Washington NatureMapping Program

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NatureMappers Progression

Graph of NatureMappers Progression

This graphic demonstrates that participation in the NatureMapping Program can be as variable as a one-time participation during a weekend hike, to a long-term project involving community, classrooms, and scientists.

By recording your observations, you are ultimately creating a pathway for your own continued exploration and discovery. This pathway can lead from the front door of your house, the classroom door to the schoolyard, or from the trails at your local learning center. Join the millions that observe wildlife and take the next step by sharing your observations so that we all learn.

Early Inquiry

Anyone can become a NatureMapper. Early inquiry of the Program is usually through the website. The website provides a way for you to share your observations by using an online data form. The data form becomes personalized as you consider some inquiry about wildlife that is based on a scientific question and the development of a NatureMapping facilitated project.


Participating in a Bioblitz is exciting and can be a good avenue for understanding the concept of biodiversity and the variety of life in a local area. Bioblitzes, such as those conducted in Pierce County, are 24-hour inventories of a specific area. Experts with different expertise (e.g., bird, mammals, insects, plants, bats, fungi, etc.) come together for a single event to record very comprehensive data on short-term observations. A primary tool used in these events is NatureTracker, a handheld data collection system with computer software that provides the ability to display locations of the observations by the end of the bioblitz. Citizens are an integral part of the bioblitz teams. Learn more >

Data Collection and Monitoring

Wildlife monitoring is the backbone of the NatureMapping Program. Recording observations from one or many locations is the key to understanding the distribution, seasonal movements, and habitat associations of the animals around us. Monitoring can be in the form of regular observations of your backyard, observations during a frequent walk, seasonal observations at stations established around the school, regular observations during the commute, or even your favorite once-per-year trip during the summer or holidays. Groups such as Seattle Audubon or the Crescent Valley Alliance just submit data from various outings.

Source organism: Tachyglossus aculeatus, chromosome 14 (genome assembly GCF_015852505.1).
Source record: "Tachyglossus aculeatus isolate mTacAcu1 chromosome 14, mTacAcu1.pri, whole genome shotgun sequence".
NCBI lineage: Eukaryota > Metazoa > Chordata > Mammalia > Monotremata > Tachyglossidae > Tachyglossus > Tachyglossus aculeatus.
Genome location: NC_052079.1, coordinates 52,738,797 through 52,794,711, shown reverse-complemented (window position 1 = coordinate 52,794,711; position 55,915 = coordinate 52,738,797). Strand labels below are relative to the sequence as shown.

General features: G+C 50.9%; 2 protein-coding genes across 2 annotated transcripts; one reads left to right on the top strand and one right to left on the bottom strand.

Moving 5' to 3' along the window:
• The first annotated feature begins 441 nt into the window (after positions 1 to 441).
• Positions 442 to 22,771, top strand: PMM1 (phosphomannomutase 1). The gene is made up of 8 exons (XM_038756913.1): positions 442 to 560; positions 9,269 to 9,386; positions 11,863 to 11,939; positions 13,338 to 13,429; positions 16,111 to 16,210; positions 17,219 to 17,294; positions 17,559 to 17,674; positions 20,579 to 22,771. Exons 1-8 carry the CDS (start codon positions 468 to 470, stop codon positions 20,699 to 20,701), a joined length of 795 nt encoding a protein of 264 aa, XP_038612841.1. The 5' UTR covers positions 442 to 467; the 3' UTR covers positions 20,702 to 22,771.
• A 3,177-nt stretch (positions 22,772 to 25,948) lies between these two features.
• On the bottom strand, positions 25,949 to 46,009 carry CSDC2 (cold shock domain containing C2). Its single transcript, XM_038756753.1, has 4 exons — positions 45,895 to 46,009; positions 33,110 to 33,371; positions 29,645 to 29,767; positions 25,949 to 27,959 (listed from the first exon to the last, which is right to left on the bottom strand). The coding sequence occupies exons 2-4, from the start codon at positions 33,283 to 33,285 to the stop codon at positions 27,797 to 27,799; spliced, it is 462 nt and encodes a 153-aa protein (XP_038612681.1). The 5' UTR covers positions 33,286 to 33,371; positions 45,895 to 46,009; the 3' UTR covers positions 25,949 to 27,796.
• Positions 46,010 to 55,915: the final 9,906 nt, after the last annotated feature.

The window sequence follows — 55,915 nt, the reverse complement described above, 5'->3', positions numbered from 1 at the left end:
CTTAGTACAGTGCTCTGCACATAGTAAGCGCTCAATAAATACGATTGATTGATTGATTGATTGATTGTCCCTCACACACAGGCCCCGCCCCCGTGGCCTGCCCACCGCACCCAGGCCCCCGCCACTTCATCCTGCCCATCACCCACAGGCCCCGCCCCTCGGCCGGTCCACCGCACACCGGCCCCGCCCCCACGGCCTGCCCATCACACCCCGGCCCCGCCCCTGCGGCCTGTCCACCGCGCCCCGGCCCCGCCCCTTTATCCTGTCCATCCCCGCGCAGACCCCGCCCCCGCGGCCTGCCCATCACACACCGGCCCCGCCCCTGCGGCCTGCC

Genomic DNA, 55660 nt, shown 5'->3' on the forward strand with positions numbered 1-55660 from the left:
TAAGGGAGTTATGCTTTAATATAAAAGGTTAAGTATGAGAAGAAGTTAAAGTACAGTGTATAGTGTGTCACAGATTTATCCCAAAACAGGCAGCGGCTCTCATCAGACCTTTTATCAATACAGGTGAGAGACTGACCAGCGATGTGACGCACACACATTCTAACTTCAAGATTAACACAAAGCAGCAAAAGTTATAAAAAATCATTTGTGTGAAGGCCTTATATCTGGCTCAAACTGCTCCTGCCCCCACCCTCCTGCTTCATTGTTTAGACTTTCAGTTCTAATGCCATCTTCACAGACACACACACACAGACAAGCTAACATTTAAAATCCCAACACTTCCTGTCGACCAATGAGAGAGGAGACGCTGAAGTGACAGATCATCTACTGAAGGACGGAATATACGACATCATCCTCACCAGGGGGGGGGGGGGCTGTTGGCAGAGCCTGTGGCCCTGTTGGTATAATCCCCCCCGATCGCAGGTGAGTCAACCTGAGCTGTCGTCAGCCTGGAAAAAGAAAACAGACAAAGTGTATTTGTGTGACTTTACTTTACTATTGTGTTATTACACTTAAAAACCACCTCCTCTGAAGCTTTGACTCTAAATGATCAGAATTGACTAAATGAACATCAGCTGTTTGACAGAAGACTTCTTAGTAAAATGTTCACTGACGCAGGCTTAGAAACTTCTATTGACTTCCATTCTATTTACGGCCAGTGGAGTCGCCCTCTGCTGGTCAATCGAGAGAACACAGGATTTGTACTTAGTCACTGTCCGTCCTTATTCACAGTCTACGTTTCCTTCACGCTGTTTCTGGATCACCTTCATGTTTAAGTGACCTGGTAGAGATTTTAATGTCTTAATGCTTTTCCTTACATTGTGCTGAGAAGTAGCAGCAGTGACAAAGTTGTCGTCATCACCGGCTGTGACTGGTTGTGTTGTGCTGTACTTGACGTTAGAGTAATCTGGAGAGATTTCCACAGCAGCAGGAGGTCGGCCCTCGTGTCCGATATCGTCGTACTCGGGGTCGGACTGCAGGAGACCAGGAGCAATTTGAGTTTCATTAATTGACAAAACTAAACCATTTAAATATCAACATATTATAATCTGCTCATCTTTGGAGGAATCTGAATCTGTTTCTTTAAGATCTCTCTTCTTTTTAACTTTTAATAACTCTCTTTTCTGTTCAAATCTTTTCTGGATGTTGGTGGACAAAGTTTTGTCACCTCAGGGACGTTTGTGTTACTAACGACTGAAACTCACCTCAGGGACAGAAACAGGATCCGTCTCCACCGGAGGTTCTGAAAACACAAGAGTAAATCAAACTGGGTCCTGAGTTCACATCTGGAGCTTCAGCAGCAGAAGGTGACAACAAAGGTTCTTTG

Workshops are provided to let those participating in the NatureMapping Program progress as far as they would like, from simple monitoring to more complex projects involving various technologies. NatureMapping participants can first learn to complete and submit their observations in a two-day Data Collection and Monitoring Workshop.

Teachers may take a Teacher Preparation Workshop before the Data Collection and Monitoring Workshop to become more familiar with the terminology and skills needed to train their students.

Water is a component of biodiversity and the Water Module has an extensive source of materials, besides on-line data entry. Because so many other groups teach how to monitor, workshops are not provided.

Project Design

Monitoring over time, can often leads to questions about animal populations, population interactions, or even behavioral responses to changes in the landscape. The NatureMapping Program provides for the facilitation of workshops to develop more investigative research.

NatureMappers may develop their own projects based on monitoring data, or become involved in a research project initiated by a regional field researcher. NatureMapping Centers bring together the community and schools with the researchers. Participants can learn the methods of field investigation and work collaboratively with professionals on a variety of projects. One example is the Mule Deer Project.

Facilitation and Technology

Some projects incorporate various technologies. The NatureMapping Program facilitates the integration of technologies that are appropriate to specific projects. Some projects make use of NatureMapping Program's NatureTracker data collection software or Geographic Information Systems (GIS). Special skills employed in a project are often a reflection of the partnerships that develop from the interest and outcomes of the project. This may include learning how to read tracks in the snow, how to create transects, and advanced technology such as radio-collaring and tracking animals.

The projects and the trainings can progress over time. Project CAT is an 8-year study that became inclusive of the entire school district. The Adopt-a-Farmer project has been active for over 10 years and branches out with new research questions about every two years.

NatureMapping Training Workshops are Available >>

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